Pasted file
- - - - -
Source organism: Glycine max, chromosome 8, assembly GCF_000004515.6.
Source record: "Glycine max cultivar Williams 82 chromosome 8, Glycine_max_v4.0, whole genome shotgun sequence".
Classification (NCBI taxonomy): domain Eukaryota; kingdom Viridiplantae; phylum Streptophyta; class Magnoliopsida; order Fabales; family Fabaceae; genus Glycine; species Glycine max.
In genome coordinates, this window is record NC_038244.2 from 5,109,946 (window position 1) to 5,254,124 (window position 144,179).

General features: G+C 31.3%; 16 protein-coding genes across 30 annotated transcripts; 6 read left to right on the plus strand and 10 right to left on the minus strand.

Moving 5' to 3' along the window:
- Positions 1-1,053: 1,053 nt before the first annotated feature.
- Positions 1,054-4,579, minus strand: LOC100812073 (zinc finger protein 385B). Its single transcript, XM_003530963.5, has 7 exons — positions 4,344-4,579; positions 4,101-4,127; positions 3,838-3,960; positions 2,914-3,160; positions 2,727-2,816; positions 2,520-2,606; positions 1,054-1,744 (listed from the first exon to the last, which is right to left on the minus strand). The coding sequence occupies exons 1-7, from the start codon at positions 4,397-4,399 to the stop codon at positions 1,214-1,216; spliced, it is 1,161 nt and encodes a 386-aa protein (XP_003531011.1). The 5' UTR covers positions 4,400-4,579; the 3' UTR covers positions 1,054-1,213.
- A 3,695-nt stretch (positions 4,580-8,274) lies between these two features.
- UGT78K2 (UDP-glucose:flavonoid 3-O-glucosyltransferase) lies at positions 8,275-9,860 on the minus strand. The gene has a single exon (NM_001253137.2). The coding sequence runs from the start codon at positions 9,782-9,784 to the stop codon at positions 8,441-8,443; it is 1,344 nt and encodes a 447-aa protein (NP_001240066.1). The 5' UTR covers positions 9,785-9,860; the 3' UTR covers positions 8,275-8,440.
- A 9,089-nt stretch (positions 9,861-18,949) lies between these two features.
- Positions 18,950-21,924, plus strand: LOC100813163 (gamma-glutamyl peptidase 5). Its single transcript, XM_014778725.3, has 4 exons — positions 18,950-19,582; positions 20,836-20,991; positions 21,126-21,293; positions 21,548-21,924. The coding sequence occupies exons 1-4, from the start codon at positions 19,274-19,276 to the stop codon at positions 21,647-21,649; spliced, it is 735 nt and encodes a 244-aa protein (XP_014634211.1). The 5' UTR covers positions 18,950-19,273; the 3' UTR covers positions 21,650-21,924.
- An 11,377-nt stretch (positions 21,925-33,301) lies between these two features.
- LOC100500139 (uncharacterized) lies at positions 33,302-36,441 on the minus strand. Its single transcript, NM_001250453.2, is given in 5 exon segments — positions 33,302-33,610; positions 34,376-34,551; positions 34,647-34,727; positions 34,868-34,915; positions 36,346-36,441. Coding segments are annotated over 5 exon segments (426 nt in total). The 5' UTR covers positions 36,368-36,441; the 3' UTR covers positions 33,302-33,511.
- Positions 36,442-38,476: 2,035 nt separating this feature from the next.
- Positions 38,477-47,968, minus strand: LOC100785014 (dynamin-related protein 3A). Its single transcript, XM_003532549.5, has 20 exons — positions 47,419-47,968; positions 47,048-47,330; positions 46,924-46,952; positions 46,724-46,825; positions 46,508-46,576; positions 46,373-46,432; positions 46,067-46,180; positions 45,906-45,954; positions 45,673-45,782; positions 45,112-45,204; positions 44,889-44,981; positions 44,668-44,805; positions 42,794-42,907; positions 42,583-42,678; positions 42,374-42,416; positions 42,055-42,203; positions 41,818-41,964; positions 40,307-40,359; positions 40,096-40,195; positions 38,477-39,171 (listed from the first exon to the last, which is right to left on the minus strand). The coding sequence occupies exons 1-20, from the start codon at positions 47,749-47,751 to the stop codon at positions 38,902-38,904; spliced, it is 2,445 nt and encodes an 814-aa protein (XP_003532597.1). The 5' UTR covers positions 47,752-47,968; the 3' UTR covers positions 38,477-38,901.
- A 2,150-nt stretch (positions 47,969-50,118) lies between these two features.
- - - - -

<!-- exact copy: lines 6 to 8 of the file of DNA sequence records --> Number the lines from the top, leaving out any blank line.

Moving 5' to 3' along the window:
- Positions 1-1,053: 1,053 nt before the first annotated feature.
- Positions 1,054-4,579, minus strand: LOC100812073 (zinc finger protein 385B). Its single transcript, XM_003530963.5, has 7 exons — positions 4,344-4,579; positions 4,101-4,127; positions 3,838-3,960; positions 2,914-3,160; positions 2,727-2,816; positions 2,520-2,606; positions 1,054-1,744 (listed from the first exon to the last, which is right to left on the minus strand). The coding sequence occupies exons 1-7, from the start codon at positions 4,397-4,399 to the stop codon at positions 1,214-1,216; spliced, it is 1,161 nt and encodes a 386-aa protein (XP_003531011.1). The 5' UTR covers positions 4,400-4,579; the 3' UTR covers positions 1,054-1,213.